A casual glance at the greylynn2030 website paints a convivial picture of vegetarian cooking, marmalade making, movie screenings, sewing groups, craft events, meditation evenings, community gardens and farmers' markets. So far, so Grey Lynn.
But, as part of the international Transition Towns movement, this group's focus is firmly fixed on aims considerably more serious than its gentle timetable of events suggests.
The Transition Towns movement arose out of a need to prepare communities for a life far different to the one we enjoy today. The twin pressures of climate change and the widely predicted peak oil crisis are inspiring increasing numbers of communities throughout the world to mobilise and find ways to survive in a future, quite alternative, environment.
The peak oil theory is based on the premise that once we reach the point in time at which half the world's oil resources have been depleted, the end is nigh for our petroleum-based societies.
In a post-oil world systems we know and depend upon will alter beyond recognition. The face of agriculture, transport and industry will shift radically and emerge in revised forms.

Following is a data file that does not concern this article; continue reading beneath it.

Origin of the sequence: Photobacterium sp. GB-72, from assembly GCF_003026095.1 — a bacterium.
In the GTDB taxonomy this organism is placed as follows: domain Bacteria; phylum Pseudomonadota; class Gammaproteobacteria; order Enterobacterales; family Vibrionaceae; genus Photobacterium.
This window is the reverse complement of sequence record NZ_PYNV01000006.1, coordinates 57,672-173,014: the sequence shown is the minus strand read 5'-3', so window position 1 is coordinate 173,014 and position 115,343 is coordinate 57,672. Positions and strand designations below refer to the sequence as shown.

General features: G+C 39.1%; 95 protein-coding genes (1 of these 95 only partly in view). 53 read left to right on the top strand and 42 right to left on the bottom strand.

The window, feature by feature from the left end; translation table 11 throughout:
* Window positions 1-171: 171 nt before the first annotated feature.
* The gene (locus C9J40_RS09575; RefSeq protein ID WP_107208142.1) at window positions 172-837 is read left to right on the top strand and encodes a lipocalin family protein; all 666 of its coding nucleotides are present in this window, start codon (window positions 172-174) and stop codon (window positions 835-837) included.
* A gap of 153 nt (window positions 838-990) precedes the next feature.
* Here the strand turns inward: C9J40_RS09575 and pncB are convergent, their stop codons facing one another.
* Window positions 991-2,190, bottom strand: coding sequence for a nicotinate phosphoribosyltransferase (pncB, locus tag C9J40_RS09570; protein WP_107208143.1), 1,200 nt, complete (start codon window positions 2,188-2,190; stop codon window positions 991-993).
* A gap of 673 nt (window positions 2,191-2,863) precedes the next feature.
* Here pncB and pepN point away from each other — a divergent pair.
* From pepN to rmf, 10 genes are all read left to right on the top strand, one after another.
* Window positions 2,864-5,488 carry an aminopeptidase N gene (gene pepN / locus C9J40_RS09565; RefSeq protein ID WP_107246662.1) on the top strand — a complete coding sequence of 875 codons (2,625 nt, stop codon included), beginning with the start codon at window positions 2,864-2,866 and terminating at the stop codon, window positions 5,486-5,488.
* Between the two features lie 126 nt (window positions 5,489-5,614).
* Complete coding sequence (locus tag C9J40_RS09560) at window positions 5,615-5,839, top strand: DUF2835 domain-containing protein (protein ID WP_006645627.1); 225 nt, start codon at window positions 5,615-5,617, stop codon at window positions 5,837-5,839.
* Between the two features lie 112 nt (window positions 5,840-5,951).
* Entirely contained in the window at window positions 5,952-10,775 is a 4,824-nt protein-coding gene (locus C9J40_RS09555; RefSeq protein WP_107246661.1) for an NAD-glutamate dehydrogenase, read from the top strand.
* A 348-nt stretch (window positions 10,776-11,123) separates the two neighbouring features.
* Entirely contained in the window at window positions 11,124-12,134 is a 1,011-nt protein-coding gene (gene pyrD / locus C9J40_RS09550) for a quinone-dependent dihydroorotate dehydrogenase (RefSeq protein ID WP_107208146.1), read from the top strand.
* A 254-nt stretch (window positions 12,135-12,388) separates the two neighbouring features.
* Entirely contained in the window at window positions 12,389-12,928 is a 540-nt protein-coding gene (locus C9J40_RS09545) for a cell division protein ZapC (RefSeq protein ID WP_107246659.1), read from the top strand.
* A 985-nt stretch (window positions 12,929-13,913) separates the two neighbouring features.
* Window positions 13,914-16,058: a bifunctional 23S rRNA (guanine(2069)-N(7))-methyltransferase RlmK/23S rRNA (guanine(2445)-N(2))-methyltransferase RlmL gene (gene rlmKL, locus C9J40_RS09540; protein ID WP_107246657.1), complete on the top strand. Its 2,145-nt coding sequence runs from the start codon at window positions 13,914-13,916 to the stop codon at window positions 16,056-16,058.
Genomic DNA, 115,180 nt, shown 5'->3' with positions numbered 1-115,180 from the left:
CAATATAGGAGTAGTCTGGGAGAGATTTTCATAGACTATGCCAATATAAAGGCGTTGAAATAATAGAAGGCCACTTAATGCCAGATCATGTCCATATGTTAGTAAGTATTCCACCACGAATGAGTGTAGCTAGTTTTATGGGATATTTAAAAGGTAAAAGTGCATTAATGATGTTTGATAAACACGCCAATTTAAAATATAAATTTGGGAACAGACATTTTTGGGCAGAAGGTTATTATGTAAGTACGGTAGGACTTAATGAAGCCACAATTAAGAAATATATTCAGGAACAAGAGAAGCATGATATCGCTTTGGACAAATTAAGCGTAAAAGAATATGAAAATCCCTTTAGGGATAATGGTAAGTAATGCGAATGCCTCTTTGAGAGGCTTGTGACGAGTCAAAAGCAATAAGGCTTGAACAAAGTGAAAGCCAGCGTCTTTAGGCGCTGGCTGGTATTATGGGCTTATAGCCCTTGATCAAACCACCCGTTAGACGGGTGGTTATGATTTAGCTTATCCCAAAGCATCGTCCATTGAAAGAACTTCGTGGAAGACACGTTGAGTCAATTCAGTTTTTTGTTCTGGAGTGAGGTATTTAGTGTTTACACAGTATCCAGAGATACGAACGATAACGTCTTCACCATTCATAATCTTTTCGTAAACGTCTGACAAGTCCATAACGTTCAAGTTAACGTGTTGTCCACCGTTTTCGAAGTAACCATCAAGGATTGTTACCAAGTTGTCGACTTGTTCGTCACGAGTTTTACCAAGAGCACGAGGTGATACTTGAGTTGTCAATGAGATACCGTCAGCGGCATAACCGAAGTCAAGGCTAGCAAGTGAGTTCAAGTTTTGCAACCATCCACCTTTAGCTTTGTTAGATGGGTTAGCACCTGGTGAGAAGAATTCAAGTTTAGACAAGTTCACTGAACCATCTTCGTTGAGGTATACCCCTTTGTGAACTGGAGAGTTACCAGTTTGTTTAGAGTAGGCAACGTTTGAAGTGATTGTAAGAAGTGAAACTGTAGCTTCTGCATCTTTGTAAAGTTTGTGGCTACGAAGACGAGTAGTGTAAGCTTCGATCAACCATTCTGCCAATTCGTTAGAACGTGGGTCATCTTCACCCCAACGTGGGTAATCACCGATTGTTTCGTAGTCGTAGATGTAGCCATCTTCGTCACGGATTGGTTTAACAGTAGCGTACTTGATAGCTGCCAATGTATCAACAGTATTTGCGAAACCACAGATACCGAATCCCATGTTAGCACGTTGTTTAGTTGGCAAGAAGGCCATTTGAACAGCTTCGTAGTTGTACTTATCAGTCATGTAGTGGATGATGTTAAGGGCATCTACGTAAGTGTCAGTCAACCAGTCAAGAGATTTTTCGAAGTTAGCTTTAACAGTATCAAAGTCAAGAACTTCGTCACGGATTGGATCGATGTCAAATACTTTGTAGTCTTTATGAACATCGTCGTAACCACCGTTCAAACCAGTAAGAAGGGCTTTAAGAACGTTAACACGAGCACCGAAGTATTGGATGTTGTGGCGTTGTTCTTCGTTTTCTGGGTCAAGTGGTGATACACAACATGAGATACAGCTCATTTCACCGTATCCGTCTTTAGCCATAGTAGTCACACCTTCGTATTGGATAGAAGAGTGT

The consensus is that we will need to rely on local community resources for housing, for food, for waste management - for almost everything, in fact.
We'll be building our own shelters, growing our own vegetables and managing our own waste. New local currencies will be established. The expertise of our neighbours will become invaluable for survival.
We'll establish small, tight-knit communities with a high degree of interdependency and cooperation. It all sounds a bit like that 1970s television series Survivors - but hopefully with fewer rats.
Carpenters, doctors, horticulturalists and other people with essential practical skills will be in high demand in a post-oil world, while many other occupations will be rendered virtually redundant.
Journalists and bloggers, I imagine, will be consigned to mucking out the pig pens.
According to transitiontowns.org.nz, there are almost sixty such communities throughout the country, including thirteen in Auckland.
They've quietly emerged in places such as Grey Lynn, Devonport, Kingsland, Titirangi and Piha - suburbs well known for being home to more than their fair share of artistically-inclined folk.
It's reassuring to know that our actors, musicians, painters and potters are likely to survive in a post-oil world.
The news isn't quite so good for anyone interested in the preservation of lawyers, merchant bankers and captains of industry, however.
Suburbs such as Herne Bay, Parnell and Remuera - where plenty of such corporate and financial people reside - are conspicuously absent from the list of Transition Towns.